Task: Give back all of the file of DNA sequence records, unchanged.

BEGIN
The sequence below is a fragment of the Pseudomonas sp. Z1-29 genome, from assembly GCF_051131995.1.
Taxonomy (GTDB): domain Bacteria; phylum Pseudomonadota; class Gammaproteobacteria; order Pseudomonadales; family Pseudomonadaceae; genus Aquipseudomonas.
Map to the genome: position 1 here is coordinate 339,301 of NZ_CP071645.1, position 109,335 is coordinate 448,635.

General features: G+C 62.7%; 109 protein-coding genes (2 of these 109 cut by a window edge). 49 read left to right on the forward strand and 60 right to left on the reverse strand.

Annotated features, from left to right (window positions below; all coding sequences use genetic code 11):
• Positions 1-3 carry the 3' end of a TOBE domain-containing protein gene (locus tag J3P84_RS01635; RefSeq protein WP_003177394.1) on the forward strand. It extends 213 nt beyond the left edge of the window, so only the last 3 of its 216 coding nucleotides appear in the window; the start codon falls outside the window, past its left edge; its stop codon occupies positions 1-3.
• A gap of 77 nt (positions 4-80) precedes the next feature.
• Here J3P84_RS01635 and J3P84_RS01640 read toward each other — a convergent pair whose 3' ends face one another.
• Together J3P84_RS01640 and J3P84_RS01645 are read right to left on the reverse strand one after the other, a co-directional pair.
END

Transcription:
The sequence below is a fragment of the Pseudomonas sp. Z1-29 genome, from assembly GCF_051131995.1.
Taxonomy (GTDB): domain Bacteria; phylum Pseudomonadota; class Gammaproteobacteria; order Pseudomonadales; family Pseudomonadaceae; genus Aquipseudomonas.
Map to the genome: position 1 here is coordinate 339,301 of NZ_CP071645.1, position 109,335 is coordinate 448,635.

General features: G+C 62.7%; 109 protein-coding genes (2 of these 109 cut by a window edge). 49 read left to right on the forward strand and 60 right to left on the reverse strand.

Annotated features, from left to right (window positions below; all coding sequences use genetic code 11):
• Positions 1-3 carry the 3' end of a TOBE domain-containing protein gene (locus tag J3P84_RS01635; RefSeq protein WP_003177394.1) on the forward strand. It extends 213 nt beyond the left edge of the window, so only the last 3 of its 216 coding nucleotides appear in the window; the start codon falls outside the window, past its left edge; its stop codon occupies positions 1-3.
• A gap of 77 nt (positions 4-80) precedes the next feature.
• Here J3P84_RS01635 and J3P84_RS01640 read toward each other — a convergent pair whose 3' ends face one another.
• Together J3P84_RS01640 and J3P84_RS01645 are read right to left on the reverse strand one after the other, a co-directional pair.